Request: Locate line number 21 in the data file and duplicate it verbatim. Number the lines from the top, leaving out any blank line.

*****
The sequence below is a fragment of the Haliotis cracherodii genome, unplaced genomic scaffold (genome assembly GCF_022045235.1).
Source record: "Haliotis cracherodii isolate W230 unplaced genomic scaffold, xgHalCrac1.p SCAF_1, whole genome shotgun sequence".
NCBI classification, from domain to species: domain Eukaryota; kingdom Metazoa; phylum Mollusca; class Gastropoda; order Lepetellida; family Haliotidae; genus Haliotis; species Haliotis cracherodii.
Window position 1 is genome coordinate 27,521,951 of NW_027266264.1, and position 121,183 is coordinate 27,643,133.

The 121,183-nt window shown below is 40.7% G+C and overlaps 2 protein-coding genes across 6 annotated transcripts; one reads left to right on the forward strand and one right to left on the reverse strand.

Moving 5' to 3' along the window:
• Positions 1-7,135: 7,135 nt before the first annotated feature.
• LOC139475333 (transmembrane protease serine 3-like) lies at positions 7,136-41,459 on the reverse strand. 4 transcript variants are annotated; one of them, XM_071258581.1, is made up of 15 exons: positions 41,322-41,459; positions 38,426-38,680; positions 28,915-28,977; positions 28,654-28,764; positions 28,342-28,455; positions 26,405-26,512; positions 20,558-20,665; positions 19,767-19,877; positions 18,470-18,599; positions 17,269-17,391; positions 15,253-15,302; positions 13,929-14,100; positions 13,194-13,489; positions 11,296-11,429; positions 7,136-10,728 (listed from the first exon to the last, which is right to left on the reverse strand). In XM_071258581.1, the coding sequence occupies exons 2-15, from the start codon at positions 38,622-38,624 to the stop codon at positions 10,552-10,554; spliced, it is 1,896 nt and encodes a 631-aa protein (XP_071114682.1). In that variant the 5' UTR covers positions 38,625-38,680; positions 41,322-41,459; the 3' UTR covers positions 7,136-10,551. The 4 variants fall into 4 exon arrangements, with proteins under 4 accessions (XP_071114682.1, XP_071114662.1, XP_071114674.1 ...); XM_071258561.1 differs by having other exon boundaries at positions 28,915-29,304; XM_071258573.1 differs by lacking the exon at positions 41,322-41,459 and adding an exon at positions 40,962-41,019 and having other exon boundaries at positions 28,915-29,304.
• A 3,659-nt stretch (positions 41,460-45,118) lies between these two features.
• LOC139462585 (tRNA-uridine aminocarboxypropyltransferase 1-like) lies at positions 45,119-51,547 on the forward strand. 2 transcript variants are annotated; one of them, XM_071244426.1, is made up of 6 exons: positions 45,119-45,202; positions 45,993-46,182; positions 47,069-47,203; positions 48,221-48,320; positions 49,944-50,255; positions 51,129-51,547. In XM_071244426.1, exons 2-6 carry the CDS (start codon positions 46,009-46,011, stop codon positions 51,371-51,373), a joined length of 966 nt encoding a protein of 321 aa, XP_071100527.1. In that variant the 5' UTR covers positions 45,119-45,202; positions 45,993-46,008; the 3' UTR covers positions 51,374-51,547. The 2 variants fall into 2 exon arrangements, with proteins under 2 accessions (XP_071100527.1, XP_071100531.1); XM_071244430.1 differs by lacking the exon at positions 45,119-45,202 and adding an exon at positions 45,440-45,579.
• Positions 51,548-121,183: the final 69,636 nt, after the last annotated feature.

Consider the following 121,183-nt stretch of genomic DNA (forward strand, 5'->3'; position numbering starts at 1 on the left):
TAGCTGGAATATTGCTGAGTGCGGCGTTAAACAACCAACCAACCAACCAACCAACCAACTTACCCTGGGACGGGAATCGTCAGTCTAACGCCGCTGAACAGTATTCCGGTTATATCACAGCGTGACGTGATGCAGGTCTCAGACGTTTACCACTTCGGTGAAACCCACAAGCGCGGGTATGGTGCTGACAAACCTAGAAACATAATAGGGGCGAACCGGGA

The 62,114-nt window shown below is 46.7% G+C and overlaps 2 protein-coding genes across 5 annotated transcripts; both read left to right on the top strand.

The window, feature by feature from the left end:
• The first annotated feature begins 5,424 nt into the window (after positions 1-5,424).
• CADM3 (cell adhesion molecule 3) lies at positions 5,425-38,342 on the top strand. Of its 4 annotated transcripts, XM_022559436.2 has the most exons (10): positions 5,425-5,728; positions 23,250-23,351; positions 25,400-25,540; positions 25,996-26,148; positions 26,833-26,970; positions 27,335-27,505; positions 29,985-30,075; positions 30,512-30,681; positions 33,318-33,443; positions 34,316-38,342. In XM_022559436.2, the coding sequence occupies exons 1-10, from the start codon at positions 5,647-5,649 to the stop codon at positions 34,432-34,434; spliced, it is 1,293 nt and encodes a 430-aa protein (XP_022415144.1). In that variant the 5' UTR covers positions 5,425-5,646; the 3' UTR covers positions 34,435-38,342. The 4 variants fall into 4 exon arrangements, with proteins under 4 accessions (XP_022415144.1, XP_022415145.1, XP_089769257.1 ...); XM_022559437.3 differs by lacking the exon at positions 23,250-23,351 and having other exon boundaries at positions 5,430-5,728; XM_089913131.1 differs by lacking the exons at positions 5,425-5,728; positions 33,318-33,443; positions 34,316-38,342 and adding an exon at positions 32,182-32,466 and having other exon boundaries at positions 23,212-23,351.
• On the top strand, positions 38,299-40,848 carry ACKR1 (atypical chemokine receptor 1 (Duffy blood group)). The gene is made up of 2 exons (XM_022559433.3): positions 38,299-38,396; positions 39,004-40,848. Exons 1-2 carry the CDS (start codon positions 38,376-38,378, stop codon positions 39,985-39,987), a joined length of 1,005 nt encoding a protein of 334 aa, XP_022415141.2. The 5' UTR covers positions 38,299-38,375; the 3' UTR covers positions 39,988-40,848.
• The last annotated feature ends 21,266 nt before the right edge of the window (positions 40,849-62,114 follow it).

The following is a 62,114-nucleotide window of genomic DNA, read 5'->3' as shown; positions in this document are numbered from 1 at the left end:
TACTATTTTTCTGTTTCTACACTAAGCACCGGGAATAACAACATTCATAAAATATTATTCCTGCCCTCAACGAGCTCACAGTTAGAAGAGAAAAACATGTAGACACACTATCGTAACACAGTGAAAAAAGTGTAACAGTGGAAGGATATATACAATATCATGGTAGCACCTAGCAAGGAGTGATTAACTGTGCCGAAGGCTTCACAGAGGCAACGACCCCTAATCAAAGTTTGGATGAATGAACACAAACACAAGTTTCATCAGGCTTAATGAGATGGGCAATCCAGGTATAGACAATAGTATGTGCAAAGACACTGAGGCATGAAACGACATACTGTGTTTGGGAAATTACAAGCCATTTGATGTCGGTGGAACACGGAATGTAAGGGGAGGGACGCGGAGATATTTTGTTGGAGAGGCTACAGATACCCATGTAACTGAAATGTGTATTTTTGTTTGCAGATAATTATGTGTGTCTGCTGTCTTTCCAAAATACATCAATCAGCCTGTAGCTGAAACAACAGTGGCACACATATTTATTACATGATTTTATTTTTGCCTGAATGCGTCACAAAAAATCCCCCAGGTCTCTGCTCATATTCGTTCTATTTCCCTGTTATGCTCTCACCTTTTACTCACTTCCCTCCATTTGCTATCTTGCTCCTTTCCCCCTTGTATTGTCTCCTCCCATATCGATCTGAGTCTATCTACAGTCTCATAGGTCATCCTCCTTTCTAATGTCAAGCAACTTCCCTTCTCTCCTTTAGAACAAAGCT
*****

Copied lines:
TACTATTTTTCTGTTTCTACACTAAGCACCGGGAATAACAACATTCATAAAATATTATTCCTGCCCTCAACGAGCTCACAGTTAGAAGAGAAAAACATGTAGACACACTATCGTAACACAGTGAAAAAAGTGTAACAGTGGAAGGATATATACAATATCATGGTAGCACCTAGCAAGGAGTGATTAACTGTGCCGAAGGCTTCACAGAGGCAACGACCCCTAATCAAAGTTTGGATGAATGAACACAAACACAAGTTTCATCAGGCTTAATGAGATGGGCAATCCAGGTATAGACAATAGTATGTGCAAAGACACTGAGGCATGAAACGACATACTGTGTTTGGGAAATTACAAGCCATTTGATGTCGGTGGAACACGGAATGTAAGGGGAGGGACGCGGAGATATTTTGTTGGAGAGGCTACAGATACCCATGTAACTGAAATGTGTATTTTTGTTTGCAGATAATTATGTGTGTCTGCTGTCTTTCCAAAATACATCAATCAGCCTGTAGCTGAAACAACAGTGGCACACATATTTATTACATGATTTTATTTTTGCCTGAATGCGTCACAAAAAATCCCCCAGGTCTCTGCTCATATTCGTTCTATTTCCCTGTTATGCTCTCACCTTTTACTCACTTCCCTCCATTTGCTATCTTGCTCCTTTCCCCCTTGTATTGTCTCCTCCCATATCGATCTGAGTCTATCTACAGTCTCATAGGTCATCCTCCTTTCTAATGTCAAGCAACTTCCCTTCTCTCCTTTAGAACAAAGCT